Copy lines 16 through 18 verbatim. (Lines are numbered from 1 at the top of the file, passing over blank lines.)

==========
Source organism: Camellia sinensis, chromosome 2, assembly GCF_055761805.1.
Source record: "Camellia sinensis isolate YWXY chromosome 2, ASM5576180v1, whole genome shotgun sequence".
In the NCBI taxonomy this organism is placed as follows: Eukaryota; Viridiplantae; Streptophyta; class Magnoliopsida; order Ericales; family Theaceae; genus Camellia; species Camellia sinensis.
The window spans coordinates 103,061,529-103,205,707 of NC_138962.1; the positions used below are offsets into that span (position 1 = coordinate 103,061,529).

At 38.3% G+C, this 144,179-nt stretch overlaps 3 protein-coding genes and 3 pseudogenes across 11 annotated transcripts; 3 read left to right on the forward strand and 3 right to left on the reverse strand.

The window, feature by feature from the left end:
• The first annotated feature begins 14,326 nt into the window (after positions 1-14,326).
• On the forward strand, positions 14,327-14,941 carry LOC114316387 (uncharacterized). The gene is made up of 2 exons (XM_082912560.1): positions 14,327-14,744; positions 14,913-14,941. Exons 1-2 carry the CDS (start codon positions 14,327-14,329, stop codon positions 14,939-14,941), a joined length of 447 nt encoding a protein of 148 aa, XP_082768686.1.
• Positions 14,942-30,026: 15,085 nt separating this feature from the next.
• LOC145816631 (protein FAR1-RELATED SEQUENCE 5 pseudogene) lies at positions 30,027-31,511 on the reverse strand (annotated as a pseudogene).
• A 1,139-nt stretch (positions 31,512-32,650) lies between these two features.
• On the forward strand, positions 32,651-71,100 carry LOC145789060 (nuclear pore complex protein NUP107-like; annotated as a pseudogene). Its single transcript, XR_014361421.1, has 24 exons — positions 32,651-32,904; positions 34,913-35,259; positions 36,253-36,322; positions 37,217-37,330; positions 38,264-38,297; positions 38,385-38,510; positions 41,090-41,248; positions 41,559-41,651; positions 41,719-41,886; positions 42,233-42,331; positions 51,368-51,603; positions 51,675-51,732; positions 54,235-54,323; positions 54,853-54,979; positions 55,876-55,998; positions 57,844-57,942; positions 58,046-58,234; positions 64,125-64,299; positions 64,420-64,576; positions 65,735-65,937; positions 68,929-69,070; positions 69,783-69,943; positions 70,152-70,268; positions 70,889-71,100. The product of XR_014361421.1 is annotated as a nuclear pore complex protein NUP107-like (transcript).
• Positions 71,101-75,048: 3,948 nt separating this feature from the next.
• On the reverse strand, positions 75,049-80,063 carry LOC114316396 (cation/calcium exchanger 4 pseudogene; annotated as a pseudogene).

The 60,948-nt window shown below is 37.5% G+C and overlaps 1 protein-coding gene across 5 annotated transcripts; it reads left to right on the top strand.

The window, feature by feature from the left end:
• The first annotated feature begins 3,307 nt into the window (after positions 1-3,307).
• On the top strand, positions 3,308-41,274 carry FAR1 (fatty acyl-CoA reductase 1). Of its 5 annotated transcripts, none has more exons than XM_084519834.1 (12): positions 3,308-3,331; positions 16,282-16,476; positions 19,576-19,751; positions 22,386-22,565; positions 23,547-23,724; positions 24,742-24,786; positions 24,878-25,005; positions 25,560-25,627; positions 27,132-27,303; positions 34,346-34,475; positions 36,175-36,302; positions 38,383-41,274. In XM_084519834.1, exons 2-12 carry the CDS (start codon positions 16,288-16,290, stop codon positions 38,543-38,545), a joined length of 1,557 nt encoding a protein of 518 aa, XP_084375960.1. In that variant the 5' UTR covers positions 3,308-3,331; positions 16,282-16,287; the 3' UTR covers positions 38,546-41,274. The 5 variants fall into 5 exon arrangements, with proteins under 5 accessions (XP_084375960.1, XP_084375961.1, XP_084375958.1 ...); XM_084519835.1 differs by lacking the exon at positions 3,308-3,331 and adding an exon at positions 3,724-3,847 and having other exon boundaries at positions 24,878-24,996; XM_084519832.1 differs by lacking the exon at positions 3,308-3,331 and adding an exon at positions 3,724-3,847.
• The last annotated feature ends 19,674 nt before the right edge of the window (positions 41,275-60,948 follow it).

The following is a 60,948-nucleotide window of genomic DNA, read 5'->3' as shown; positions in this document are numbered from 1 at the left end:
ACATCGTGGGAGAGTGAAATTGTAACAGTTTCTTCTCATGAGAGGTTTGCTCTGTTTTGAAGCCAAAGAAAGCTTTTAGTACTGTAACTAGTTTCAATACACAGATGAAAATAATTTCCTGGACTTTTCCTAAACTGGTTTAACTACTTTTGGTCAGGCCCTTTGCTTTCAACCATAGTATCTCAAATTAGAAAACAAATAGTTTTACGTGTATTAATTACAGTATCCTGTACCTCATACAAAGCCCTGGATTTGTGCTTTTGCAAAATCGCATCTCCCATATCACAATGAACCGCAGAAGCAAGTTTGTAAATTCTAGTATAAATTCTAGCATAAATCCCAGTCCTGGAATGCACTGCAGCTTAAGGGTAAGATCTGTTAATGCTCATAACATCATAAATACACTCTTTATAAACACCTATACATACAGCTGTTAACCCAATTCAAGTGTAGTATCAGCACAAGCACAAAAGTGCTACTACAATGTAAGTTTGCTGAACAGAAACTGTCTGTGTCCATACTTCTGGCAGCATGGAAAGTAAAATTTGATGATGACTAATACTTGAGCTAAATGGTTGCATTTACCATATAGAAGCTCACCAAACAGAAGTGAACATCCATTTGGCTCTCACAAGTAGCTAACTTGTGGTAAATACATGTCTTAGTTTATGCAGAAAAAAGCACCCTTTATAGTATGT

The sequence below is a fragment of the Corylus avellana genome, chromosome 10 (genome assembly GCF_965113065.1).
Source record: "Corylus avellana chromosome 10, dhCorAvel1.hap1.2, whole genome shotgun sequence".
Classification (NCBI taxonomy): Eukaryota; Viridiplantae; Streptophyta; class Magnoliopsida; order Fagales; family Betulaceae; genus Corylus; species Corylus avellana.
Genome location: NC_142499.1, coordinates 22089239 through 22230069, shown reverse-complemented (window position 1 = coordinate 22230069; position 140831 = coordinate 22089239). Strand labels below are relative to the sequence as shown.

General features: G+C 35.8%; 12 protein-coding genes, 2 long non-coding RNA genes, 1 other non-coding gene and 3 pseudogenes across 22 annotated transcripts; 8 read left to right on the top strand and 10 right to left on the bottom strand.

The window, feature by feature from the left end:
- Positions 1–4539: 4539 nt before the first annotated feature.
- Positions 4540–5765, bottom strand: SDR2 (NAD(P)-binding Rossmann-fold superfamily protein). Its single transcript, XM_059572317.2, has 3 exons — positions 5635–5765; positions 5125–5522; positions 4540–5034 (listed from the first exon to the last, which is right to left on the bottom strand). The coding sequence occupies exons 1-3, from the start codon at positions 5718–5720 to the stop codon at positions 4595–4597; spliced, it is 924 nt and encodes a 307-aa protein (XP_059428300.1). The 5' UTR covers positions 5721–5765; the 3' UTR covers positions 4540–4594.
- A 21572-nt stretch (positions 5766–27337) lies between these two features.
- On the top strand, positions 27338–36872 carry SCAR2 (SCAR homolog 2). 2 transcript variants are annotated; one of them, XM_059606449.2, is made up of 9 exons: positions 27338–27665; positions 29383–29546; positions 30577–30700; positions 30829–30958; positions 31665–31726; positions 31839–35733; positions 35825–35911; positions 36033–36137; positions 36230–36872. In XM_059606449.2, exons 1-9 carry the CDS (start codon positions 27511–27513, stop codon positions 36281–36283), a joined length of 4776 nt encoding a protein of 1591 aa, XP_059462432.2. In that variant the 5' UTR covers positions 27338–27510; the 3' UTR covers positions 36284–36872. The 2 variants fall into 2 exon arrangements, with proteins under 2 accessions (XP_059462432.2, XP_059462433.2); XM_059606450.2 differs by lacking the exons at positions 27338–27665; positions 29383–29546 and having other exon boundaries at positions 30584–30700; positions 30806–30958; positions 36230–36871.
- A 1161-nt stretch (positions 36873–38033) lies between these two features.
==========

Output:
The window, feature by feature from the left end:
• The first annotated feature begins 3,307 nt into the window (after positions 1-3,307).
• On the top strand, positions 3,308-41,274 carry FAR1 (fatty acyl-CoA reductase 1). Of its 5 annotated transcripts, none has more exons than XM_084519834.1 (12): positions 3,308-3,331; positions 16,282-16,476; positions 19,576-19,751; positions 22,386-22,565; positions 23,547-23,724; positions 24,742-24,786; positions 24,878-25,005; positions 25,560-25,627; positions 27,132-27,303; positions 34,346-34,475; positions 36,175-36,302; positions 38,383-41,274. In XM_084519834.1, exons 2-12 carry the CDS (start codon positions 16,288-16,290, stop codon positions 38,543-38,545), a joined length of 1,557 nt encoding a protein of 518 aa, XP_084375960.1. In that variant the 5' UTR covers positions 3,308-3,331; positions 16,282-16,287; the 3' UTR covers positions 38,546-41,274. The 5 variants fall into 5 exon arrangements, with proteins under 5 accessions (XP_084375960.1, XP_084375961.1, XP_084375958.1 ...); XM_084519835.1 differs by lacking the exon at positions 3,308-3,331 and adding an exon at positions 3,724-3,847 and having other exon boundaries at positions 24,878-24,996; XM_084519832.1 differs by lacking the exon at positions 3,308-3,331 and adding an exon at positions 3,724-3,847.